Lincoln the Mystic Memorial

Lincoln the Mystic Memorial


James Earle Fraser (November 4, 1876 – October 11, 1953) was an great American sculptor during the early half of the 20th century. His work is integral to many of Washington, D.C.’s most iconic structures that still reside and are visited today. “Lincoln the Mystic” is a seated statue of the US President that was sculpted by James Earle Fraser and was dedicated on June 14, 1930 when the park was given its current name of Lincoln Park, Jersey City. This statue is the original of two, the replica being located on the campus of Syracuse University. Fraser was also responsible for many other iconic, public monuments such as The End of the Trail, Alexander Hamilton at the federal Treasury Building, statues of Lewis & Clark, Thomas Jefferson, John Erickson, and Teddy Roosevelt that once stood outside New York’s Museum of Natural History.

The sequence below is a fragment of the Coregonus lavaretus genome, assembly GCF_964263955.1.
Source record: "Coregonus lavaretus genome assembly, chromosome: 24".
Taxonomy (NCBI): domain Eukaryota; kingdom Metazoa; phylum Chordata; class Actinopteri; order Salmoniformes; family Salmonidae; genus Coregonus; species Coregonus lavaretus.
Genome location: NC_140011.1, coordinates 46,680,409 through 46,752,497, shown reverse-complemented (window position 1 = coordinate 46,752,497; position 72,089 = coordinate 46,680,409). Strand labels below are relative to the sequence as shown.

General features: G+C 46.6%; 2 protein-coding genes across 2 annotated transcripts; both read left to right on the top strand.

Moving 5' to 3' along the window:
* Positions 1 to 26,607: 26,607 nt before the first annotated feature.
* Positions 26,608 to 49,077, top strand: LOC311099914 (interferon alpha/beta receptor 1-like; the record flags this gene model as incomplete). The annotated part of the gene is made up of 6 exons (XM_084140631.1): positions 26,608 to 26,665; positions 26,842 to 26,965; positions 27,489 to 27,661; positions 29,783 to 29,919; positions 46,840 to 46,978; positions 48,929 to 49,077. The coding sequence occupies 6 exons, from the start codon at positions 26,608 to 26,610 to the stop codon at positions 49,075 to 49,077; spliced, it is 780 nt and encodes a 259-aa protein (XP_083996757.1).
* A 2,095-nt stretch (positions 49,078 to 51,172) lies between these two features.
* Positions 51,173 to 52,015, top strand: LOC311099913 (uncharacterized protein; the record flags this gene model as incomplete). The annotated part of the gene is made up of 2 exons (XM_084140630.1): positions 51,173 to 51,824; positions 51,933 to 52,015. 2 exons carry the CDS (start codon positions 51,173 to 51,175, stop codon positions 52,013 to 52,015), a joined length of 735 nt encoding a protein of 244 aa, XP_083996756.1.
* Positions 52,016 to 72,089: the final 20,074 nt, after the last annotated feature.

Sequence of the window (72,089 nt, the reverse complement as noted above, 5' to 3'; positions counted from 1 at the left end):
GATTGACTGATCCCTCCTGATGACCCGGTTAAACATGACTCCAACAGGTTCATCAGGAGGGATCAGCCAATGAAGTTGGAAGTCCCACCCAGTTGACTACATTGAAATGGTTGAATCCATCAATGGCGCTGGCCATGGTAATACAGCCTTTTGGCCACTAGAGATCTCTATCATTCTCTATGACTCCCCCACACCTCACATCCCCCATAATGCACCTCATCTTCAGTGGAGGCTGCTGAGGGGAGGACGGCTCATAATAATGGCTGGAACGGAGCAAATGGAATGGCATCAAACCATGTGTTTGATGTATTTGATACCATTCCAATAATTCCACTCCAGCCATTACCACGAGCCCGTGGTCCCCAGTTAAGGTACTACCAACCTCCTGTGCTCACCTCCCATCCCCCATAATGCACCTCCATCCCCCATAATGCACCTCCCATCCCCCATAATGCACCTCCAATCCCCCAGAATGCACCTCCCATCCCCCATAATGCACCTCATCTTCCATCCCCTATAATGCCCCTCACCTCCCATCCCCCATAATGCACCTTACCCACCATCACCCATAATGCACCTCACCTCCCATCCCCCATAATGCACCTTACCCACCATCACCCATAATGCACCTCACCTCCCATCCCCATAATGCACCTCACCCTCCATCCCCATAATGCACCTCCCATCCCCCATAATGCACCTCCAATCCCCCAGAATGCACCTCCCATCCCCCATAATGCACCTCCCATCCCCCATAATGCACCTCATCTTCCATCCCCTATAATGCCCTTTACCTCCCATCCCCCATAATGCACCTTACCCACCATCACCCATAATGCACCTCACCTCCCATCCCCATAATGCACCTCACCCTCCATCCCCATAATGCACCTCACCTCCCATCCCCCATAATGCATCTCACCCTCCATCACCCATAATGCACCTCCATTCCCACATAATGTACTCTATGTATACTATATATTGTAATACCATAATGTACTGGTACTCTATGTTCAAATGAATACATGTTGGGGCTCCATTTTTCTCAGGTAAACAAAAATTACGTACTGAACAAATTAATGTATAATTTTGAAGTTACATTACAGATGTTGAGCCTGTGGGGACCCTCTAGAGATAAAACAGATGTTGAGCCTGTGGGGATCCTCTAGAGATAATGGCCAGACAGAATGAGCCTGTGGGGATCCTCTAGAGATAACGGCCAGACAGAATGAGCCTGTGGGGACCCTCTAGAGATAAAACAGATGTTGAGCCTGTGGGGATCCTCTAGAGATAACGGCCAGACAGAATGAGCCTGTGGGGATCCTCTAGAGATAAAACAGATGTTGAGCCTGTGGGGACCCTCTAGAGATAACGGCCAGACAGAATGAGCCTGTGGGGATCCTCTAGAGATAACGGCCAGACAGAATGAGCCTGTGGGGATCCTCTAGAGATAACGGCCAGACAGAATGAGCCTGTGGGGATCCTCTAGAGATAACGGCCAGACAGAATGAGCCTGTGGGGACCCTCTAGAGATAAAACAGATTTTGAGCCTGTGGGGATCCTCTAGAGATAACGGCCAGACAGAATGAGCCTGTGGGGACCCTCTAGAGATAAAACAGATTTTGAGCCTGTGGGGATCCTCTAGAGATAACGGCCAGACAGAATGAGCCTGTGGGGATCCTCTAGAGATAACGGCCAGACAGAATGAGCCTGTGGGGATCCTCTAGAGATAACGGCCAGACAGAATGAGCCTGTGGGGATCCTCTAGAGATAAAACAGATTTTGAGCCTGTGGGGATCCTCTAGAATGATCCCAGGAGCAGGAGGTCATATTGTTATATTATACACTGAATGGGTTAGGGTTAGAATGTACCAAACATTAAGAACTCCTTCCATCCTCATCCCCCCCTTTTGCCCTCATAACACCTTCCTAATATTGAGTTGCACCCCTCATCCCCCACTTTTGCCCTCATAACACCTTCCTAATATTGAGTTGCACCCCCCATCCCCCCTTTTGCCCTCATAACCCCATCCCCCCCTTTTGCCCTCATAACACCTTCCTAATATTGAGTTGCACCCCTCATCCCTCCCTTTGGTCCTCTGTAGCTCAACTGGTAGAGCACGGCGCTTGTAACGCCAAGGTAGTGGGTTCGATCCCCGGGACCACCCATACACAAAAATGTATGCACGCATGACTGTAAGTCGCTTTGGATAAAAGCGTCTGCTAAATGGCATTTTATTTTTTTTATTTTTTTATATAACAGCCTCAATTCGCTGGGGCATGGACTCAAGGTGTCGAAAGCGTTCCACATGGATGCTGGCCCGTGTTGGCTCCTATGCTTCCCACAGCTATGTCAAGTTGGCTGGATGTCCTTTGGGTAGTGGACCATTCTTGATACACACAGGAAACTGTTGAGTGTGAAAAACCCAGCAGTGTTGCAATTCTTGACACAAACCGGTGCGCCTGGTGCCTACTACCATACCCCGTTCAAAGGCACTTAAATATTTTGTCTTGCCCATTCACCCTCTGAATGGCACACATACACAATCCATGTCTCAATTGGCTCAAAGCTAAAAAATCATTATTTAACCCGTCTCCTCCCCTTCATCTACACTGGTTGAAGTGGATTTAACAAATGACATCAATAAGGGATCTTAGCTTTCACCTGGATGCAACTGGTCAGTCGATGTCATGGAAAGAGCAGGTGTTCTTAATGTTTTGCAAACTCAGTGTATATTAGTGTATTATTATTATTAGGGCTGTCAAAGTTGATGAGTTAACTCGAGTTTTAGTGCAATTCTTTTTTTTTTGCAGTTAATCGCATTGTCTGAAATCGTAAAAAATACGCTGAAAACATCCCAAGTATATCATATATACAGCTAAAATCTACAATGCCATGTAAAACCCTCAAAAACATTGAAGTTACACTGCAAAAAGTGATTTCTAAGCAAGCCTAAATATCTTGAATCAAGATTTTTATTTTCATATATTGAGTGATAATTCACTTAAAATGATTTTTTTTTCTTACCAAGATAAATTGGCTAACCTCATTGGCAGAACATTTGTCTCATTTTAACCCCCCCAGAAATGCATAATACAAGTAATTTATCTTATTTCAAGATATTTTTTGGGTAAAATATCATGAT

Jersey City is the home of America’s most fervent Lincoln appreciation society. Its celebration of Lincoln’s birthday has occurred every year since 1866. In 1926, the society launched a fund- raising drive for a Lincoln statue which led to the creation of Fraser’s statue. The unveiling was held on Flag Day, June 14th, 1930 that was attended by the governor of New Jersey, members of the Lincoln society, local politicians, a small delegation of Civil War veterans and an audience of 4,000.

The first coast-to-coast highway in America was called the Lincoln Highway but was rendered insignificant once the federal government began working on a system of national, numbered highways. However, once plans for a Lincoln Statue was in the works the location was settled to be near the terminus of the Lincoln Highway.

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